The simple answer is inflation, as measured by the consumer price index, which is showing the fastest rate of price increases in nearly 40 years. To see how much economic pain that is causing, it's useful to look at another economic measure from that earlier era -- the misery index.
The misery index was created by Arthur Okun, a top economic adviser to President Lyndon Johnson. It became more widely known in the 1970s and early 1980s. It adds together two measures of economic pain -- the unemployment rate and the CPI's measure of inflation -- to create a single number. The lower the number, the happier consumers -- and voters -- were likely to be. The higher, the more unhappy.
Right now the measure stands at a level Americans haven't consistently seen since the Great Recession and the years that followed.
The misery index has been in double digits since April, standing at 11 or higher since December. The next CPI report is Thursday.
That's where it also stood in late 2008 as the Great Recession took hold, and in late 2009, when unemployment peaked at 10.2%. That was a mirror of today's conditions -- high unemployment in a badly wounded labor market, but coupled with very low, even negative, inflation.
The misery index returned to double-digit territory in 2011 and early 2012 when unemployment remained stubbornly high and prices temporarily surged -- at about half the current rate. The misery index was briefly higher than its current level during the brief spike in unemployment in the early months of the pandemic.
Still, the misery index was significantly higher at its peak in the 1970s and early 1980s, when the economy was struggling with much higher inflation and unemployment.
It was in the teens -- or higher -- for about a decade from late 1973 to mid-1983, climbing above 20 for most of 1980.
Economists agree the misery index is not a particularly sophisticated measure. Other economists since the 1980s have come up with more precise measures.
But, in its original form, the misery index is useful nonetheless.
"It's short-hand, it's a rule of thumb," said David Wessel, director of the Hutchins Center on Fiscal & Monetary Policy at Brookings Institution. "The average person can understand it. You don't need a PhD in Economics to add together two numbers."
The reason people are upset about high prices -- beyond the squeeze on their budgets -- is that it's a factor that they confront on a continuing basis. Even during periods of high unemployment, more than 85% of Americans will keep working. But nearly 100% of people are paying higher prices during periods of high inflation.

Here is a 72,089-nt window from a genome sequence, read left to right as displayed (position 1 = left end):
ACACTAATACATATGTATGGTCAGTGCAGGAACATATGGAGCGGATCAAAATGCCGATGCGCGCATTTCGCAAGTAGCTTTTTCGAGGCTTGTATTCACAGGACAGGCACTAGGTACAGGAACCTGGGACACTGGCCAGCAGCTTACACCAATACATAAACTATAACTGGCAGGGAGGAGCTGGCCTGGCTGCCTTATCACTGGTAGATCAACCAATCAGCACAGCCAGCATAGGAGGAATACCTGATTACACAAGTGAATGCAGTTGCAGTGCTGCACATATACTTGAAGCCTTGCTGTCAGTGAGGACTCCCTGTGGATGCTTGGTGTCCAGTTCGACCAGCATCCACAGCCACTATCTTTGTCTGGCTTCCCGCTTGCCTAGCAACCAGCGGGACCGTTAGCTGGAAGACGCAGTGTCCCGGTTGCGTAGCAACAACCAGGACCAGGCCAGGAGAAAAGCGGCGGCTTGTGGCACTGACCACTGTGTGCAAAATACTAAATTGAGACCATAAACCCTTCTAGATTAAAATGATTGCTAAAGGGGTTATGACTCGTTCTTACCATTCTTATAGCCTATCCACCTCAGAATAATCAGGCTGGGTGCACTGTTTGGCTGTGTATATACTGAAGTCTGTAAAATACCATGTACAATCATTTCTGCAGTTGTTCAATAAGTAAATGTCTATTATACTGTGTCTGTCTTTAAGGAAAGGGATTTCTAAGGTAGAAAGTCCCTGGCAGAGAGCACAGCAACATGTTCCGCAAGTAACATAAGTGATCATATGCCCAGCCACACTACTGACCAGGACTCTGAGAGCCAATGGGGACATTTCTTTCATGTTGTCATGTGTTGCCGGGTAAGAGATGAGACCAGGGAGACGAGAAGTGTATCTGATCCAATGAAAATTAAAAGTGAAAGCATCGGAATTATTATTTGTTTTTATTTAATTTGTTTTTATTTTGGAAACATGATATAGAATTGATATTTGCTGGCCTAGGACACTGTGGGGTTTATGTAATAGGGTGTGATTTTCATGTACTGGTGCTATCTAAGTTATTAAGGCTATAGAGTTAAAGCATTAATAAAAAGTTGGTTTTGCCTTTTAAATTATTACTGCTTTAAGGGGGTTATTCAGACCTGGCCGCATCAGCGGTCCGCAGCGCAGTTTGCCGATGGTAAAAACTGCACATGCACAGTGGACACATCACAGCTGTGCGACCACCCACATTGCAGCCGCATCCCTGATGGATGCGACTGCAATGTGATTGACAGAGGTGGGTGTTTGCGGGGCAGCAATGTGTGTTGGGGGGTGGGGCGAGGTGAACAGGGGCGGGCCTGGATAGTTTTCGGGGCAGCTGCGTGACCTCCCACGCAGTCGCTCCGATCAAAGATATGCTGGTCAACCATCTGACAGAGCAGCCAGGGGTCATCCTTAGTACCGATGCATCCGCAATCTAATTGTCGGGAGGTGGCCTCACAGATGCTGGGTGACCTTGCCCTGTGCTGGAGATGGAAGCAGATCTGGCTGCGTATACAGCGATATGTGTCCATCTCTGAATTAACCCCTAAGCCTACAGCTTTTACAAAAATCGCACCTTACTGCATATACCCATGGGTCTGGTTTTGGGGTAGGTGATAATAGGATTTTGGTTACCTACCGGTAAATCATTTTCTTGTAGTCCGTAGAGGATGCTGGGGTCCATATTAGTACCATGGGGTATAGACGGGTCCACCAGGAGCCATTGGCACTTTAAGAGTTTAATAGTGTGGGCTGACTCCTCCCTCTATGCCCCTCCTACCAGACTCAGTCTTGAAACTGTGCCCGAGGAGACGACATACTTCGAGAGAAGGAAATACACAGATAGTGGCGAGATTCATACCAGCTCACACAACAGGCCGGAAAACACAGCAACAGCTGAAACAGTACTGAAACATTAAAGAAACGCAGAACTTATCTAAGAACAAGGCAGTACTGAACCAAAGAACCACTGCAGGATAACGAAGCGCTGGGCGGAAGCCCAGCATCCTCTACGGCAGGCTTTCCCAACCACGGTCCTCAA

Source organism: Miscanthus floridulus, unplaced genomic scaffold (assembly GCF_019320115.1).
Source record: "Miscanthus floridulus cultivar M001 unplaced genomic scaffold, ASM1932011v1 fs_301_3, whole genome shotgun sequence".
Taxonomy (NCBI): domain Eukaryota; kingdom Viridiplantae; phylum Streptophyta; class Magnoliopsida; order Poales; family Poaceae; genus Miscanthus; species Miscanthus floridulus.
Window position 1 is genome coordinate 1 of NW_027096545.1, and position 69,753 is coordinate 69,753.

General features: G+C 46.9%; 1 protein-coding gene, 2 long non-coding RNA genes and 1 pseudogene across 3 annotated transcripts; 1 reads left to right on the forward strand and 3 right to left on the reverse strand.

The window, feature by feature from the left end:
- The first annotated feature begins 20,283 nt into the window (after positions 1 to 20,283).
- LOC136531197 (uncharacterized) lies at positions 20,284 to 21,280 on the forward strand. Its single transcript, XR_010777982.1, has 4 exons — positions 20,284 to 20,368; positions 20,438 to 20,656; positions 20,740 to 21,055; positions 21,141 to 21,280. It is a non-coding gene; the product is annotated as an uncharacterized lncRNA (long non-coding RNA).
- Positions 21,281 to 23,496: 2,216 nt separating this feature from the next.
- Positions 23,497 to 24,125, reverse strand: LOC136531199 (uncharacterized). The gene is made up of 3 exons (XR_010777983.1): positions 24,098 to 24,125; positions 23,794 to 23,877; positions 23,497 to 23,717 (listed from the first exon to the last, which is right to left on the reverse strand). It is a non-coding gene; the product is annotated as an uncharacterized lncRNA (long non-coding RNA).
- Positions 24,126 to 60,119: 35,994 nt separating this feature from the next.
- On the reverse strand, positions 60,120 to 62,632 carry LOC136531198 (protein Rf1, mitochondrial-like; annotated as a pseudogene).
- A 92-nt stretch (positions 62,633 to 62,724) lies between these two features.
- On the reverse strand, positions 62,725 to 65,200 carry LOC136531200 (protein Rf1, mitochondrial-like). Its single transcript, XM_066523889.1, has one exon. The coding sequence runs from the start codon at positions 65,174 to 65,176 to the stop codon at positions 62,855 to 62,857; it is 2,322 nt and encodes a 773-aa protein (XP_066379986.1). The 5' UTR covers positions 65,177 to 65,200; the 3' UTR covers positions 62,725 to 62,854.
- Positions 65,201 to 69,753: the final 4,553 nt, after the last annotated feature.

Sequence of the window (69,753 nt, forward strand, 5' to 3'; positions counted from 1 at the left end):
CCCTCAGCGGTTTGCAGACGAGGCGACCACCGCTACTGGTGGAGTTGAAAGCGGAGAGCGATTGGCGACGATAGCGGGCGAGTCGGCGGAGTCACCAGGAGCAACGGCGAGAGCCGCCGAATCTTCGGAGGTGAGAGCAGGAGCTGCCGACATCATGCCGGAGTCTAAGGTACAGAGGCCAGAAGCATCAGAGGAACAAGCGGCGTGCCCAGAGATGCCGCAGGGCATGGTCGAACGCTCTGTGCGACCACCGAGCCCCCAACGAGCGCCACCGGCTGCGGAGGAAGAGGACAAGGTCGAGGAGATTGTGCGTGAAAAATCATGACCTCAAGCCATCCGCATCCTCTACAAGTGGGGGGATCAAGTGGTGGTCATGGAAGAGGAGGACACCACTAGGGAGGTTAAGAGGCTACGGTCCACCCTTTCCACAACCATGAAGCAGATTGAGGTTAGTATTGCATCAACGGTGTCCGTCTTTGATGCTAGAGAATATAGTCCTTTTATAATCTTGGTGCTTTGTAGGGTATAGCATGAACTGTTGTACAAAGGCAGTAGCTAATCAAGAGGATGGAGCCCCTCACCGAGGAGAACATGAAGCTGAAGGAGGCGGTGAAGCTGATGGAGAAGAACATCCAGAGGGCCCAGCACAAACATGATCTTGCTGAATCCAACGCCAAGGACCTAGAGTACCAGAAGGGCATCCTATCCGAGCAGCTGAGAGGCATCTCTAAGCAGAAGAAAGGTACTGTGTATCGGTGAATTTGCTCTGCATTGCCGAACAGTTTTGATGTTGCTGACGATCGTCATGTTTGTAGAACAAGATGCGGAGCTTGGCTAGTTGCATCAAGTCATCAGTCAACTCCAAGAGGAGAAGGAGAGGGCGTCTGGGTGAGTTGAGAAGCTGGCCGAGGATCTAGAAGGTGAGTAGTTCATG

"High unemployment and inflation, either one is upsetting," said Wessel. "If you're out of work you're more worried about unemployment. If you have a job, you're more worried about inflation."
The labor market is exceptionally strong right now. There are more job openings than there are job seekers. That's allowed Americans able to quit jobs they don't like, often to take better jobs. Wages are rising as a result. The latest consumer confidence report from The Conference Board, an economics research firm, found 55% said jobs were plentiful, five times as much as those who said jobs are hard to get.
The Conference Board's survey found Americans generally positive about the state of the economy, especially compared to during the depths of the Great Recession.
But other surveys cast a more negative outlook.
The most recent CNN poll on the economy in December found three-quarters of those surveyed say they are worried about the state of the economy in their own community, and 63% say the nation's economy is in poor shape. It also found 80% expressing concern about inflation and 54% disapproving of the way President Joe Biden's performance dealing with the economy.
Gallup's poll in early January found only 23% saying the economy is in good or excellent shape, while 37% say it is in poor shape, down only slightly from the 42% who said it was in poor shape in December. That represents the highest percentage of people who believe the economy is in poor shape since 2012.
In some ways, the misery index does a better job of predicting political reaction to the economy than explaining the economic reality, noted Steve Hanke, professor of applied economics at the Johns Hopkins University and a member of President Ronald Reagan's Council of Economic Advisers.
"It's not a pain gauge. It's a polling gauge," said Hanke, who has come up with a revised version of the index to compare economies in different countries.
"That was the whole purpose of the thing. The bottom line is the original one gives politicians what they need to know."
A misery index close to these readings is typically bad news for political leaders. Presidents Gerald Ford, Jimmy Carter and George H.W. Bush all became one-term presidents with a misery index in double-digits in the run-up to the election.
The good news for Biden is there is time for the economy to improve in the eyes of voters. Many economists believe current prices are a temporary condition caused by the pandemic and that the inflation rate could come down between now and the 2022 midterm elections, let alone the next presidential election in 2024. Hanke said what is most important for politicians is that people have a sense that things are improving -- that's more important than the misery index reading itself.
For proof, the misery index stood near the current reading in the fall of 1984, but that was down nearly 50% from four years earlier. It allowed Reagan to base his campaign on an improving economy, with his ads proclaiming "It's morning in America."
But if economists are wrong and inflation remains persistent, or if efforts to curb it cause a strong labor market to sour and unemployment to rise, history suggests it will be very bad news for Biden and Democrats.
"It would be inconvenient for Biden if we were running the election now," said Wessel.